Ravneet confides that her earliest viewpoints on beauty came from her own community.  “The real problem started from within our own culture. The Sikh community aspires for Eurocentric beauty standards,” she sighed.  “The fact is, our skin and hair are generally varying in shades of color, from dark brown to light brown.   Nonetheless, because of my lighter skin, I was given value.”

At family events, she was praised for her complexion and family echoed how beautiful she was.  Any value that was given however, stopped at her appearance.

“Being a girl, I didn’t seem to have any value when I opened my mouth.  Traditionally, Desi girls don’t have a voice in their family and are raised to be submissive.  Moreover, we’re somewhat bred, to be married off to the highest bidder.”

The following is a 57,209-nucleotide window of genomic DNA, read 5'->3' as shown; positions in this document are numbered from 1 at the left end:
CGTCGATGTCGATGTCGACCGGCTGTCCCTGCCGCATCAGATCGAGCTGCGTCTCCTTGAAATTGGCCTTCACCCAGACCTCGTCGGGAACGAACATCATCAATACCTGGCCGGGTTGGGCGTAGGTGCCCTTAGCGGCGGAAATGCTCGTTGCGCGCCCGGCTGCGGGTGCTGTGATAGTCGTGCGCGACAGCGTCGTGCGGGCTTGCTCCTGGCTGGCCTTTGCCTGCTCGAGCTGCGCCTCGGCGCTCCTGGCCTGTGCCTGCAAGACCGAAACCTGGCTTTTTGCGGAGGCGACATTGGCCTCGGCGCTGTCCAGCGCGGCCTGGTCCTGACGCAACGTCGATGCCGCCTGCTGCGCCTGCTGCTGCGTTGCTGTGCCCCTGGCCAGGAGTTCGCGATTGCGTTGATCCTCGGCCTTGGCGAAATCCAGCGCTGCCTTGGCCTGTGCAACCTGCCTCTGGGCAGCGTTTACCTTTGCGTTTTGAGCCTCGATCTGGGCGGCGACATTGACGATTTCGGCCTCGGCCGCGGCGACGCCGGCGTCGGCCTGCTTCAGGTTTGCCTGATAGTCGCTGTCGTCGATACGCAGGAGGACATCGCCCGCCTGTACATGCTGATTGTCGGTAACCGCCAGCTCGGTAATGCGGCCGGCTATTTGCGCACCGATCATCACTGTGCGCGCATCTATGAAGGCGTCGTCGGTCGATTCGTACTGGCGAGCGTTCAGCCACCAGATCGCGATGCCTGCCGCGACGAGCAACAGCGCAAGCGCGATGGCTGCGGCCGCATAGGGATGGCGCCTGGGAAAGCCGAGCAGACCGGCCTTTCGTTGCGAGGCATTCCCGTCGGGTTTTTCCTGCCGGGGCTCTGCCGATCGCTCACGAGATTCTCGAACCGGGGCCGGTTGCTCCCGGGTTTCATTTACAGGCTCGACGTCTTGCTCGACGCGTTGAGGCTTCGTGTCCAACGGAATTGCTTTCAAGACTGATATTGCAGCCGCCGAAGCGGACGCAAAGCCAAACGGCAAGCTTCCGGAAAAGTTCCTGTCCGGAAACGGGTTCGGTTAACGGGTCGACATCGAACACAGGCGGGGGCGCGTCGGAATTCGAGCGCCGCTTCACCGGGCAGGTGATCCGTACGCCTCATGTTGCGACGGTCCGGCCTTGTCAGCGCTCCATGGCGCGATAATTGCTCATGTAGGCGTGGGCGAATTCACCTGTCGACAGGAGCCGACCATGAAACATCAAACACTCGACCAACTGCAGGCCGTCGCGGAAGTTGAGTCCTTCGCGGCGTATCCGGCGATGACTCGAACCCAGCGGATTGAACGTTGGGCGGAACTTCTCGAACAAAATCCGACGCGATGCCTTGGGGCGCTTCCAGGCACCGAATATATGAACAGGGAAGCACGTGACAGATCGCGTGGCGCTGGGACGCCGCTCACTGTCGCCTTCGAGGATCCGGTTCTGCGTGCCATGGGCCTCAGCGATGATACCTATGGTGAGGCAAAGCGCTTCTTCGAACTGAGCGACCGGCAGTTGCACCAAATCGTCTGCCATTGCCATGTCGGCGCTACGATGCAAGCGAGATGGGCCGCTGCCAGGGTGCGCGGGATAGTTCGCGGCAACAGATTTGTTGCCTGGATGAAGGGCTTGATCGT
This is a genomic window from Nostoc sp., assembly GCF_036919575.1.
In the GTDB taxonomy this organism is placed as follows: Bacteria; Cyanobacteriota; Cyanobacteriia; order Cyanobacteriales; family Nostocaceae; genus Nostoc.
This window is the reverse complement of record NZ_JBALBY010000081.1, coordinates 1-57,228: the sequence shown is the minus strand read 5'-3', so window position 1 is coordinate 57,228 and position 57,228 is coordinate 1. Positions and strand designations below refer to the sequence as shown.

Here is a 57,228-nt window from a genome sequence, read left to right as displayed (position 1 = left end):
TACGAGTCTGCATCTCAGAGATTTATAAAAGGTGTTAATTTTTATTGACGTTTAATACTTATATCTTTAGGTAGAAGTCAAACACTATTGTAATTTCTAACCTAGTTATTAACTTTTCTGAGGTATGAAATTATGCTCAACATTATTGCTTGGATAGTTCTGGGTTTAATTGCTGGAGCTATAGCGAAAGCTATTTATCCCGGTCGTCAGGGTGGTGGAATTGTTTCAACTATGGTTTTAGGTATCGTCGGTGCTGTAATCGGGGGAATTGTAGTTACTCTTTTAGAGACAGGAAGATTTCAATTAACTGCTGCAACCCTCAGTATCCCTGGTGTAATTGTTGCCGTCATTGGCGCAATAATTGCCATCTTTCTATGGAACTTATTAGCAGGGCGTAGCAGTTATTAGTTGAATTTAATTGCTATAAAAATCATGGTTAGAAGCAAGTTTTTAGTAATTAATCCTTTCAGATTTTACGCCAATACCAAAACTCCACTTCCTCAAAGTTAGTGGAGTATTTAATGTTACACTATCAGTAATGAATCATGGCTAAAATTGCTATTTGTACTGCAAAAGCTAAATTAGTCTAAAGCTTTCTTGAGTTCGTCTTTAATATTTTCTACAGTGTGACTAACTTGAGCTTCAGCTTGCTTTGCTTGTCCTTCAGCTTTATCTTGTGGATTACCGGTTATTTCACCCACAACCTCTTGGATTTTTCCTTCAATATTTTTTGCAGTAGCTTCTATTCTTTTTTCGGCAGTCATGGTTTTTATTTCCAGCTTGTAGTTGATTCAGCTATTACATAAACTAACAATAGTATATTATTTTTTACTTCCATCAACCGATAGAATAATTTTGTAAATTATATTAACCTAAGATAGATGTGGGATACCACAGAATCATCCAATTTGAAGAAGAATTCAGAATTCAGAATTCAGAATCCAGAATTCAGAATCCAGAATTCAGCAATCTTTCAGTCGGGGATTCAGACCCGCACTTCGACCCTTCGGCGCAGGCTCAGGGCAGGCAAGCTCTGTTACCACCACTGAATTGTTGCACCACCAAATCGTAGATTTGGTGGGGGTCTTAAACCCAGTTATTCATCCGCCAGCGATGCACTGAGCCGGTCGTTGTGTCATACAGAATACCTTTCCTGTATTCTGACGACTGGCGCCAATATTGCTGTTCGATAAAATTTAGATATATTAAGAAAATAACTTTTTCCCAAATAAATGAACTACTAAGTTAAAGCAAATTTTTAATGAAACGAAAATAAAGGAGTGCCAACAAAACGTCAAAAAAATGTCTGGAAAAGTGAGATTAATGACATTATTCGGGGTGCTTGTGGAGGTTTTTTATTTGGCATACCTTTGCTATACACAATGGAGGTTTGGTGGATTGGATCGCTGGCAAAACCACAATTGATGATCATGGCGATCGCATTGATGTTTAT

Hence, Ravneet faced two different worlds each time she stepped out her door in the morning and returned back in the afternoon.  The former, where she was made to feel less than by her white counterparts and the latter, where she was measured solely by her looks.

Losing Her Voice

In Ravneet’s South Asian community, boys were regarded higher than girls. Conversations seldom centered around girls, which probably served as a hindrance for four-year Ravneet to speak her truth.

The sexual abuse of Ravneet started at that very age (and continued for years after).  

“Honestly, I was intrigued by it (the abuse) like a lot of abuse victims are,” she explained.  Her abuser was a married man and the abuse happened in his home. “My abuser, to lure me in, asked if I wanted to see magic.  And, c’mon, what child doesn’t want to see magic?”